When a segment of our society suffers, we all suffer. The labor movement is committed to reforming our country’s broken immigration system. A rational and humane immigration system will build a more just society and will protect all working people, regardless of immigration status, from substandard wages and working conditions.

JOB SAFETY

JOB SAFETY

Following passage of the Occupational Safety and Health Act of 1970, safety and health conditions in our nation's workplaces have improved. Workers' lives have been saved and injury and illness rates have dropped in many industry sectors of the economy. However, too many employers continue to cut corners and violate the law, putting workers in serious danger and costing lives. Many hazards remain unregulated. The job safety law needs to be updated to provide protection for all workers who lack coverage and to strengthen enforcement and workers’ rights. It's our job to continue this fight for safe jobs.

Retirement Security

Retirement Security

Fewer employers today provide defined-benefit pensions for their workers—and among those that do, many are offering “defined-contribution” (like 401[k]s) rather than traditional “defined-benefit” pension plans.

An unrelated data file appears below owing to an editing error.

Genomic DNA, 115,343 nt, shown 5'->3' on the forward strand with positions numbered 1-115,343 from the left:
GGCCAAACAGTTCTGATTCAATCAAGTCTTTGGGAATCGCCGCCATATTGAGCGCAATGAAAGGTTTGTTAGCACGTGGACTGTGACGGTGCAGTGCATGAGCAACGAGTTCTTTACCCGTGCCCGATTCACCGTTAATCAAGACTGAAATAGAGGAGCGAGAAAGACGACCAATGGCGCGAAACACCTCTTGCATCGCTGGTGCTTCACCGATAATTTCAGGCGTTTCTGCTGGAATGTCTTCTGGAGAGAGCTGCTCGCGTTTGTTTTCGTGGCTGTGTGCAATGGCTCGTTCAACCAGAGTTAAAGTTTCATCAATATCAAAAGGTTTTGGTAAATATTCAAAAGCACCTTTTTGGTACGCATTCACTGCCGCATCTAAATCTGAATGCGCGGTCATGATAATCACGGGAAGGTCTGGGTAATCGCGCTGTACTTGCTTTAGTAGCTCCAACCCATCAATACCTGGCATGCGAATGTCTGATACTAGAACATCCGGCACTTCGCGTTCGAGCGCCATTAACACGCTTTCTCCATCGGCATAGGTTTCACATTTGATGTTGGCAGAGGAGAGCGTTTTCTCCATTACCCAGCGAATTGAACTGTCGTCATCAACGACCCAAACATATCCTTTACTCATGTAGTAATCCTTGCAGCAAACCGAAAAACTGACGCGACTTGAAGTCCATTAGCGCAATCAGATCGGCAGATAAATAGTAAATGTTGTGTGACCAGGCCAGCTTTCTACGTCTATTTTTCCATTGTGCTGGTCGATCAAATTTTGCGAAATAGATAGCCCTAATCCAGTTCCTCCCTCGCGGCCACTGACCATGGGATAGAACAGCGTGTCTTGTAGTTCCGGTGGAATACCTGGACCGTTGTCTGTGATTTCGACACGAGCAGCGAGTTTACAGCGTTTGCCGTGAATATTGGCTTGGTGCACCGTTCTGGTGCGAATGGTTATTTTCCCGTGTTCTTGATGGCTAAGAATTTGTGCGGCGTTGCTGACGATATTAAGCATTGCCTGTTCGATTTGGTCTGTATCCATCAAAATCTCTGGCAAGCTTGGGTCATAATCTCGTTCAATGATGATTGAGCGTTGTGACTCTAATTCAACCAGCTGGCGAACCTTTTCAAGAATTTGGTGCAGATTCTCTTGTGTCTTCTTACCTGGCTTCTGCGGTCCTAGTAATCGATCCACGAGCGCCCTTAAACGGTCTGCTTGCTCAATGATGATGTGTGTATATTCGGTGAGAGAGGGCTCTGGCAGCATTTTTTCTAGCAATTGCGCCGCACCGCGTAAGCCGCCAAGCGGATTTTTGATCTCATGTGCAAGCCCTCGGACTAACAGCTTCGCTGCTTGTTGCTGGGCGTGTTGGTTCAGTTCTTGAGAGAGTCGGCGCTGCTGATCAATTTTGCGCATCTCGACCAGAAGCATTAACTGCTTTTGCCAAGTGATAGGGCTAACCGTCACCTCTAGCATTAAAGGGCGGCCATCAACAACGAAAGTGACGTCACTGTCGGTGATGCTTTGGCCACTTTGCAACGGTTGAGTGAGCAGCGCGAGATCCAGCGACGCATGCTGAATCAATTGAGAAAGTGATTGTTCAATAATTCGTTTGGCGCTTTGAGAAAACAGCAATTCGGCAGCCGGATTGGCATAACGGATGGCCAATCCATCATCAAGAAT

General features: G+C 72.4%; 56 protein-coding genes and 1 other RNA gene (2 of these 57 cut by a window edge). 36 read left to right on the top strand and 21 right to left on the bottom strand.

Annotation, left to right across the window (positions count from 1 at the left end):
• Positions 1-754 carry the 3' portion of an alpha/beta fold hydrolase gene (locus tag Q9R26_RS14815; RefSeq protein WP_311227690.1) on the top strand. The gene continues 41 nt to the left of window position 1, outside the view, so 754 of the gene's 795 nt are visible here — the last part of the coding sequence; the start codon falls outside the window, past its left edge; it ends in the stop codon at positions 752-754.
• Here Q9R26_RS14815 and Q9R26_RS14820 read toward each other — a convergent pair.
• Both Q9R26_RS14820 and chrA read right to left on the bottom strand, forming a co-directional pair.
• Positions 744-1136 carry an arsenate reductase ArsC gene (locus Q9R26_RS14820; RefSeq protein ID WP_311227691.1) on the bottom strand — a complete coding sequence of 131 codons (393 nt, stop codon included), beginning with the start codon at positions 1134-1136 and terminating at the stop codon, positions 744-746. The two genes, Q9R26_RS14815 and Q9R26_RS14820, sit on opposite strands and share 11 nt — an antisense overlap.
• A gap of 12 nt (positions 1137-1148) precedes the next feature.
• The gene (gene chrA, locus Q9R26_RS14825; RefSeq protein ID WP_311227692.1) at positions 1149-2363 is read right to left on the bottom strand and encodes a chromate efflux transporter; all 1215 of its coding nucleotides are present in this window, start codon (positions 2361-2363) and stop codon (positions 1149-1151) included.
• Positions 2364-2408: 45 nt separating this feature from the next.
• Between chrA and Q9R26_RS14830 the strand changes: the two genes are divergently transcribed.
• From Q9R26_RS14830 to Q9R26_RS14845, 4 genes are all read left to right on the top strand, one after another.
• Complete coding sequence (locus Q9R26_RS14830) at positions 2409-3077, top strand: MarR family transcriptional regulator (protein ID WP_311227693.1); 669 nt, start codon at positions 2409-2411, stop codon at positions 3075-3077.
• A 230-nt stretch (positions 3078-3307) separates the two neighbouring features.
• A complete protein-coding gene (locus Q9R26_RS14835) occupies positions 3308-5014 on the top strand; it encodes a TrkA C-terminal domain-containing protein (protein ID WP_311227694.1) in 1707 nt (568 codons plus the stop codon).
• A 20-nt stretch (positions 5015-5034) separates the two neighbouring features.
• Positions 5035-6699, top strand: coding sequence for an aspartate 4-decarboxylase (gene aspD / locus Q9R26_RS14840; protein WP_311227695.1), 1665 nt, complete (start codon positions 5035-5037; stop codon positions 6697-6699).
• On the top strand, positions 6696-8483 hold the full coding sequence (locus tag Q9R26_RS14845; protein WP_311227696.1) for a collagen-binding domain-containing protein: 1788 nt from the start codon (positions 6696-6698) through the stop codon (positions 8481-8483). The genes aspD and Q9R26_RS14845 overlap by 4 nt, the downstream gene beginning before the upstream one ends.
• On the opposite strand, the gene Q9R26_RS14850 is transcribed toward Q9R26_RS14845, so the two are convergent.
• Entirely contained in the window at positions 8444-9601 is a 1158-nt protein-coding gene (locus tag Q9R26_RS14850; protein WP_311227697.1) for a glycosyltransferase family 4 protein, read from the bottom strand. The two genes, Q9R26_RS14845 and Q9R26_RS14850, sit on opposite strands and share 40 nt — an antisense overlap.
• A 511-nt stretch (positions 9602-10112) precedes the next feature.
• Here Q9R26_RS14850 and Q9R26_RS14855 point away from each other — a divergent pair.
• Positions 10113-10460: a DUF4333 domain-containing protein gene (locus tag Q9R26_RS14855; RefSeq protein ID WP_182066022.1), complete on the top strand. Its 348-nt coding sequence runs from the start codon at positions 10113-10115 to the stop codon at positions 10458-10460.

That’s why Social Security insurance is essential for millions of retirees. Nearly two-thirds of retirees count on Social Security for half or more of their retirement income and for more than three in 10, Social Security is 90 percent or more of their income. It is a safety net that keeps retirees out of poverty.

It’s also important to figure out what you will need to retire. Talking a look at how much Social Security will provide, whether you have another form of pension and how much you spend are all components in determining when you can retire.

For decades, workers achieved retirement security because their retirement income flowed from a combination of employer-provided pensions, Social Security and personal savings. But the recession has exposed the severe deficiencies in our retirement system. We need to develop a new way to provide workers with lifetime retirement security beyond Social Security.